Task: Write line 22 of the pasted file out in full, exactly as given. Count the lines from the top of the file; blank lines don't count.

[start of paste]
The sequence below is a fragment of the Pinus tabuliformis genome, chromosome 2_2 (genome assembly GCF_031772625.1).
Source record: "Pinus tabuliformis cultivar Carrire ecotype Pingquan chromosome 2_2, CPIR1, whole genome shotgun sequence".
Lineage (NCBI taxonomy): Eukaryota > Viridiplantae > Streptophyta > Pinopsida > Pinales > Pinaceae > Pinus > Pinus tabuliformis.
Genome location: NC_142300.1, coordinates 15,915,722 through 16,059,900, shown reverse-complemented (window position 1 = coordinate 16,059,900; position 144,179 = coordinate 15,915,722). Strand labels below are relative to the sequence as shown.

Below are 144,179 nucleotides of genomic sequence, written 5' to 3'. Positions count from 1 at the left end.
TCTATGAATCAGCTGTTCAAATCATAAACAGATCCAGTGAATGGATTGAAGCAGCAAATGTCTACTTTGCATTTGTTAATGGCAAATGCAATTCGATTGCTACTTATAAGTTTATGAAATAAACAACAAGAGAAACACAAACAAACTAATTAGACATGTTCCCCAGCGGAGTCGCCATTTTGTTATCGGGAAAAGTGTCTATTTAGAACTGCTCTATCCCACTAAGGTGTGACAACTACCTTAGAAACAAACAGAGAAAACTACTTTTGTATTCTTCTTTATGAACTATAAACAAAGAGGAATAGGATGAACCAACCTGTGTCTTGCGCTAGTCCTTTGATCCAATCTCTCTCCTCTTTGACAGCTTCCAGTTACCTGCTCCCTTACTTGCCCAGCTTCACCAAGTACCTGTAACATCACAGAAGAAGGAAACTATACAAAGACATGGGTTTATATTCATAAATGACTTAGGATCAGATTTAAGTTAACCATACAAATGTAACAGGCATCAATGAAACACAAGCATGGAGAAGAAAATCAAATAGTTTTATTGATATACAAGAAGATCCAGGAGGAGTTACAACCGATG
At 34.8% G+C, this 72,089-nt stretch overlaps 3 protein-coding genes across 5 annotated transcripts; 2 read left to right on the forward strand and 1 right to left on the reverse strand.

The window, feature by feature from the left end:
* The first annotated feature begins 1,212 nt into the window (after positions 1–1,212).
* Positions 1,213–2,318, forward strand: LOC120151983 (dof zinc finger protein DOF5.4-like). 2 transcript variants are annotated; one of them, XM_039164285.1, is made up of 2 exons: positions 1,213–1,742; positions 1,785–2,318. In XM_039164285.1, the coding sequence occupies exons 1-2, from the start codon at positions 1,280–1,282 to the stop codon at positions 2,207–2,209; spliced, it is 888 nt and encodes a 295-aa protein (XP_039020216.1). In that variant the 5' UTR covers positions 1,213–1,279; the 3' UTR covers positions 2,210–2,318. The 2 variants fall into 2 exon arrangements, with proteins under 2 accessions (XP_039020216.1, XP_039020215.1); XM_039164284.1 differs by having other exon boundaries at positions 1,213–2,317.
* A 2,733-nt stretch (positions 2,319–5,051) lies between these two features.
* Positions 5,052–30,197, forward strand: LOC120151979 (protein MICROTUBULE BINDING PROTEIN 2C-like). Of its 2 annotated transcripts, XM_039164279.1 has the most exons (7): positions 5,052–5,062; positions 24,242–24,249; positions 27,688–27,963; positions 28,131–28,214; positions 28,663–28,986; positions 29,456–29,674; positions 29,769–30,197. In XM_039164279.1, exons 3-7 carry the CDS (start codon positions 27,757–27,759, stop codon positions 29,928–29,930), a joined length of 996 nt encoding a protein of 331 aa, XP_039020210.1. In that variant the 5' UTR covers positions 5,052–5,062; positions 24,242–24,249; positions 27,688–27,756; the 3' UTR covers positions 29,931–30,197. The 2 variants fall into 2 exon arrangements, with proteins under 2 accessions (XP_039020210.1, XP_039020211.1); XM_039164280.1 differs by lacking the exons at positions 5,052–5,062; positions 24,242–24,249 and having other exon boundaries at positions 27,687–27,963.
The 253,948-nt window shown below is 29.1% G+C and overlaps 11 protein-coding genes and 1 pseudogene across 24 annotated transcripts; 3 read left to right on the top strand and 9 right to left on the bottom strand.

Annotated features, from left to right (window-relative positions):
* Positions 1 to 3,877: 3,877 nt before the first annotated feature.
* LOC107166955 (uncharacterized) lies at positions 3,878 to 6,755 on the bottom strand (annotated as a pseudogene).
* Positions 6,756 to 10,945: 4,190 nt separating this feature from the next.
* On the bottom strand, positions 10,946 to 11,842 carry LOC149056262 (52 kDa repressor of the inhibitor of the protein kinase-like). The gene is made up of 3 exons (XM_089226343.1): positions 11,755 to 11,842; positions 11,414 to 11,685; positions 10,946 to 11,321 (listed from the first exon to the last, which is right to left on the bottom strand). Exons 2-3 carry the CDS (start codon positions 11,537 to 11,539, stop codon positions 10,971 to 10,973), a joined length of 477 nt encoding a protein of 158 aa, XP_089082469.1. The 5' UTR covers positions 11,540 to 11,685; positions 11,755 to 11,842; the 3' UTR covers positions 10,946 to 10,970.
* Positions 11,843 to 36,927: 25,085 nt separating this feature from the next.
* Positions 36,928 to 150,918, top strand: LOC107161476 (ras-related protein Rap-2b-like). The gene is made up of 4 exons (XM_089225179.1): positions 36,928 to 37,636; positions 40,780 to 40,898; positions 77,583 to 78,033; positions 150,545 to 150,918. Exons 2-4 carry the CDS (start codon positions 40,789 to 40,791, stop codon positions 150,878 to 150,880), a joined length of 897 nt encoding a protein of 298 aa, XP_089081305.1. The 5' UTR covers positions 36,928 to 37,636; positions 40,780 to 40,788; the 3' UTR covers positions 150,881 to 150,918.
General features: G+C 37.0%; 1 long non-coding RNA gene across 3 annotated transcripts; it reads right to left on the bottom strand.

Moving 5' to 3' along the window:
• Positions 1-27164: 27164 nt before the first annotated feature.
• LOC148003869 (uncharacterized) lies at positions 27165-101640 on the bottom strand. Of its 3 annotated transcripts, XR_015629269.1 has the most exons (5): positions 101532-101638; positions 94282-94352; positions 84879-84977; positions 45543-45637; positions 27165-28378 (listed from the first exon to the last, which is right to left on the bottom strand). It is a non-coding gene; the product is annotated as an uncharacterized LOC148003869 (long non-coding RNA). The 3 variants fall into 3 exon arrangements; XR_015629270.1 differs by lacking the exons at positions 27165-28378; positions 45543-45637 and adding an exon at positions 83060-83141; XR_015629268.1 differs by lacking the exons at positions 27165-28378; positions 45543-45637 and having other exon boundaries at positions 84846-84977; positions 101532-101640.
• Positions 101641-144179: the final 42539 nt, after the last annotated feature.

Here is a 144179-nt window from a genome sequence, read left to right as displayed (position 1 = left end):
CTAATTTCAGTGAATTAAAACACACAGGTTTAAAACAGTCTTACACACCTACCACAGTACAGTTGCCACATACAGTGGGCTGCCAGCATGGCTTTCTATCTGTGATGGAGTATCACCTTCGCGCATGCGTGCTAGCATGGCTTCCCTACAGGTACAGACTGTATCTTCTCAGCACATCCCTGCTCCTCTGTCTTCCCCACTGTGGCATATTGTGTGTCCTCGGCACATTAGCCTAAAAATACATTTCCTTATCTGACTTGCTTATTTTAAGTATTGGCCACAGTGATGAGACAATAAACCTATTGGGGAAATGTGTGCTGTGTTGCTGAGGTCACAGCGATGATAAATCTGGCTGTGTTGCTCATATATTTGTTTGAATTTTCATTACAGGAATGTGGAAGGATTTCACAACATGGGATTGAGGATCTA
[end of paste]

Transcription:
Moving 5' to 3' along the window: